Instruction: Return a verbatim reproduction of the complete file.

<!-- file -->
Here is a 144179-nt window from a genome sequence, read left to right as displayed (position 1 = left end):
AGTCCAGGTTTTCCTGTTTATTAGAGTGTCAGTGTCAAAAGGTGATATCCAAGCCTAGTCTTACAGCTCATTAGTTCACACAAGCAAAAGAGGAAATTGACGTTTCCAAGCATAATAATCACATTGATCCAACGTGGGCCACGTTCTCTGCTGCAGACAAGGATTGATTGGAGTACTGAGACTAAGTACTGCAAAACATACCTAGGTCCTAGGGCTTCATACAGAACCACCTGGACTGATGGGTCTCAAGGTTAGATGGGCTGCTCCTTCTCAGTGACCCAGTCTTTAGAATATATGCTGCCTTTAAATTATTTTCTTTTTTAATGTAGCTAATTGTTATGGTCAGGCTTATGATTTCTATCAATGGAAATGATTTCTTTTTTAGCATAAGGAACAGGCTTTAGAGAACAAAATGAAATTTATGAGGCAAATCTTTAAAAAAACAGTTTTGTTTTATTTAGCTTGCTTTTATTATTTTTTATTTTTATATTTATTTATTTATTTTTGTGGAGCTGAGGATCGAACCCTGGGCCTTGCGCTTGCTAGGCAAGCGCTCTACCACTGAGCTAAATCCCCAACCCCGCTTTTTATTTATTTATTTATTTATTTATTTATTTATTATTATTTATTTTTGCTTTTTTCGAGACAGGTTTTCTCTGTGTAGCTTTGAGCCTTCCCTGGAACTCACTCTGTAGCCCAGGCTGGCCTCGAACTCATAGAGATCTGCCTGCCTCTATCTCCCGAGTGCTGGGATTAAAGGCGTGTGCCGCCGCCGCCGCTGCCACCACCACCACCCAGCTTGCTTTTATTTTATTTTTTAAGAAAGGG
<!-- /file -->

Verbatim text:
Here is a 144179-nt window from a genome sequence, read left to right as displayed (position 1 = left end):
AGTCCAGGTTTTCCTGTTTATTAGAGTGTCAGTGTCAAAAGGTGATATCCAAGCCTAGTCTTACAGCTCATTAGTTCACACAAGCAAAAGAGGAAATTGACGTTTCCAAGCATAATAATCACATTGATCCAACGTGGGCCACGTTCTCTGCTGCAGACAAGGATTGATTGGAGTACTGAGACTAAGTACTGCAAAACATACCTAGGTCCTAGGGCTTCATACAGAACCACCTGGACTGATGGGTCTCAAGGTTAGATGGGCTGCTCCTTCTCAGTGACCCAGTCTTTAGAATATATGCTGCCTTTAAATTATTTTCTTTTTTAATGTAGCTAATTGTTATGGTCAGGCTTATGATTTCTATCAATGGAAATGATTTCTTTTTTAGCATAAGGAACAGGCTTTAGAGAACAAAATGAAATTTATGAGGCAAATCTTTAAAAAAACAGTTTTGTTTTATTTAGCTTGCTTTTATTATTTTTTATTTTTATATTTATTTATTTATTTTTGTGGAGCTGAGGATCGAACCCTGGGCCTTGCGCTTGCTAGGCAAGCGCTCTACCACTGAGCTAAATCCCCAACCCCGCTTTTTATTTATTTATTTATTTATTTATTTATTTATTATTATTTATTTTTGCTTTTTTCGAGACAGGTTTTCTCTGTGTAGCTTTGAGCCTTCCCTGGAACTCACTCTGTAGCCCAGGCTGGCCTCGAACTCATAGAGATCTGCCTGCCTCTATCTCCCGAGTGCTGGGATTAAAGGCGTGTGCCGCCGCCGCCGCTGCCACCACCACCACCCAGCTTGCTTTTATTTTATTTTTTAAGAAAGGG